Walking Together – memorial artwork The memorial takes the form of 106 larger than life size steel figures, stretching between the village of Duckmanton and the former pithead of Markham Colliery. This walking trail of figures symbolises a miner’s journey to the pit and back home again. The 53 figures walking home after a shift underground will have a darker finish on the steel, compared to the 53 brighter figures walking to the pit to start a shift. Each of these figures has fixed on his chest a circular bronze miner’s tag. On the underside is stamped the name of a miner killed, his age and job title. On the front of the tag is stamped the name and year of the disaster, encouraging the visitor to touch the very personal and tactile tags, and turn it over to discover the name. Historically, there were many routes to Markham Colliery from many different communities, but the route which is planned for the ‘Walking Together’ artwork, and which we hope will symbolise all of these routes, connects Duckmanton through the motorway underpass, to the Markham Vale Environment Centre. The route was developed by artist Stephen Broadbent under guidance from a group of former miners and pupils from nearby schools. Along this route, four larger clusters of figures will help establish new landscaped areas, with associated planting and seating, creating an enhanced ‘sense of place’ for workers, for the local community and for visitors. These special areas will also allow for personal reflection, and greater interpretation of the site’s history. At other areas along the trail, the figures will serve as way-finders and markers. “Markham’s three significant mining disasters must be remembered, but it quickly becomes clear that we must not forget the many other tragic mining deaths and significant injuries, and indeed the remarkable sacrifice all miners made to help build this nation’s prosperity. We believe the memorial also needs to convey a sense of celebration; of an important job well done; of a unique time and place; and a community’s spirit and resilience.” Stephen Broadbent, Artist. Commemoration to date On 30th July 2013 an event was held at Markham to mark the 40th anniversary of the 1973 disaster. At this event the first two ‘Walking Together’ figures with the ‘pit checks’ of the youngest and oldest miners killed in all of the disasters were unveiled. The youngest miner was 18-year-old Arthur Brown, a pony driver killed in the 1938 disaster. The oldest was Albert Tyler, a 64-year-old back repairer who died in the 1973 disaster. Subsequently, funding has been secured from local business and community sponsors, to support the installation of over thirty further figures on site at Markham to date. A community working group guide the project and help to make decisions about the naming and positioning of the figures along the trail. Following on from the initial 2013 installation the following men have also been commemorated to date – Unveiled 4 December 2015: Henry Albert Alberry Age 46 Contractor 1938 disaster; Denton Whelpdale Age 39 Contractor 1938 disaster; Gordon Richard Bob Cooper Age 30 Development Worker 1973 disaster; Leonard Cadywould Age 21 Cutterman 1937 disaster; William Sherwin Age 64 Engine Driver 1938 disaster; William Henry Cauldwell Age 48 Stallman 1937 disaster. 2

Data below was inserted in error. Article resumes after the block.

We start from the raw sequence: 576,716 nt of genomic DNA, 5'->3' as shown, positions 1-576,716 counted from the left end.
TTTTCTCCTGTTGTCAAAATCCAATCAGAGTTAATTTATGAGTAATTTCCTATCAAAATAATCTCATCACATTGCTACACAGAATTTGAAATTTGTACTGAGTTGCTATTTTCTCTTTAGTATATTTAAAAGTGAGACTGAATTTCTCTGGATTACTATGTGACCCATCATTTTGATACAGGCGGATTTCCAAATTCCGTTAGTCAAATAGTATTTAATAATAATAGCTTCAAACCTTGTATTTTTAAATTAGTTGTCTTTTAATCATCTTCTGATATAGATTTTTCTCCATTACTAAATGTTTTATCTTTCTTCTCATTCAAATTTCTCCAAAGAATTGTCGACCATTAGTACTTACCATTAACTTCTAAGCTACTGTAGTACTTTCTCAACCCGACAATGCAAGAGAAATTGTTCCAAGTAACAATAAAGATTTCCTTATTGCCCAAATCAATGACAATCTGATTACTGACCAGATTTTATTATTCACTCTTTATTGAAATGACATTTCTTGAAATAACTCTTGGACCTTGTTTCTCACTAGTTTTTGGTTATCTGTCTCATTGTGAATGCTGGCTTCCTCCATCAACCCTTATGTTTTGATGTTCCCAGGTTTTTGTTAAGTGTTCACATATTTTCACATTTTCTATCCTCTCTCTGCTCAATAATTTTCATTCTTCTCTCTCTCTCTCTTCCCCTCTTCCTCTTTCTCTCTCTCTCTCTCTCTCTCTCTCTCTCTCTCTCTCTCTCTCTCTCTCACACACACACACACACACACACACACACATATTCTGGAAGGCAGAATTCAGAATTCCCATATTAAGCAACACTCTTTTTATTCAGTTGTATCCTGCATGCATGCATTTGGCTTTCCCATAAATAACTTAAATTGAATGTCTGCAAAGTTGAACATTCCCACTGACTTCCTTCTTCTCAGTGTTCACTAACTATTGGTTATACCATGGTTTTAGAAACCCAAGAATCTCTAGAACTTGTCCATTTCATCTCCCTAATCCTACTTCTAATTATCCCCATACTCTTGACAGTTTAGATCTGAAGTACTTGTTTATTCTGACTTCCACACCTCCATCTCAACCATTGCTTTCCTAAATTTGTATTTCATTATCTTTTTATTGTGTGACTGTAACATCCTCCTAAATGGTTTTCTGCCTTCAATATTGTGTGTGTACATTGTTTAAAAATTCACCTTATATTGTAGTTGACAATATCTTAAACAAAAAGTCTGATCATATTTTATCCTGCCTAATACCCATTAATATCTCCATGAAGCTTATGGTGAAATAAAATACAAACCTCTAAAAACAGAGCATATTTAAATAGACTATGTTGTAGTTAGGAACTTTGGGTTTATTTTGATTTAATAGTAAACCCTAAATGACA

Unveiled 22 September 2016: Robert Emlen Grainger Age 21 Road Repairer 1938 disaster; Ambrose Grainger Age 41 Road Repairer 1938 disaster; John William Grainger Age 49 Road Repairer 1938 disaster; Herbert Brough Age 63 Shot firer 1938 disaster; Walter James Frost Age 47 Contractor 1938 disaster; Samuel Bray Age 20 Haulage Hand 1938 disaster; William Wilkinson Watson Age 58 Contractor 1938 disaster; Wilfred E Slater Age 30 Stallman 1937 disaster; Charles Leonard Sissons Age 43 Road Repairer 1973 disaster; William Yates Age 62 Development Worker 1973 disaster; Charles Moreton Age 29 Cutterman 1937 disaster. Unveiled 21 July 2017: Ralph Marsden Age 41 Stallman 1937 disaster; Edward Baggaley Age 34 Stallman 1937 disaster; Frederick Roddy Age 25 Cutterman 1937 disaster; Joseph Furniss Age 28 Stallman 1937 disaster; Edmund Smith Age 29 Stallman 1937 disaster; Thomas Jones Age 49 Contractor 1938 disaster; Enoch Jones Age 21 Contractor 1938 disaster; Joseph Geary Age 55 Dataller 1938 disaster. Unveiled 17 January 2018: Herbert Hargreaves Snr Age 48 Contractor 1938 disaster; Herbert Hargreaves Jnr Age 27 Contractor 1938 disaster; Leslie Hargreaves Age 23 contractor 1938 disaster; Albert Ernest Rodgers – Age 19 Haulage Hand 1938 disaster; Robert Henry Wood – Age 22 Haulage Hand 1938 disaster; Robert Simms – Age 56, Contractor 1938 disaster; Arthur Henson – Age 45 Ripper 1938 disaster. Unveiled 26 September 2018: John Arnold Bray Age 34 Ripper 1938 disaster; John Thomas Brown Age 26 Timber Drawer 1938 disaster; Wilfred Haywood Age 36 Ripper 1938 disaster; Walter Bluer Age 41 Ripper 1938 disaster; James Stanley Rowland Age 34 Contractor 1938 disaster; Harry Lavender Age 39 Ripper 1938 disaster; George Edward Pether Age 30 Ripper 1938 disaster; Leonard Atkin Age 53 Contractor 1938 disaster; John William Lievesley Age 46 Deputy 1938 disaster; Thomas George Yates Age 38 Timber Drawer 1938 disaster; Arthur May Age 59 Contractor 1938 disaster. A further installation is being planned for Spring 2019. Seeking Sponsors and Supporters – how to get involved Derbyshire County Council has made a significant investment in commissioning the design concept for the memorial artwork and working with business and community partners to deliver the first groups of ‘Walking Together’ figures. We are now seeking additional funding and support to ensure that the project is fully realised. We’d like to invite community groups, businesses and individuals who would like to support this important memorial to the men who died in the three major disasters and to Markham’s wider mining heritage, to sponsor an individual figure, pair or cluster of figures as part of the ‘Walking Together’ artwork. Guideline sponsorship levels are indicated below: Cluster of 10 figures – fabrication and installation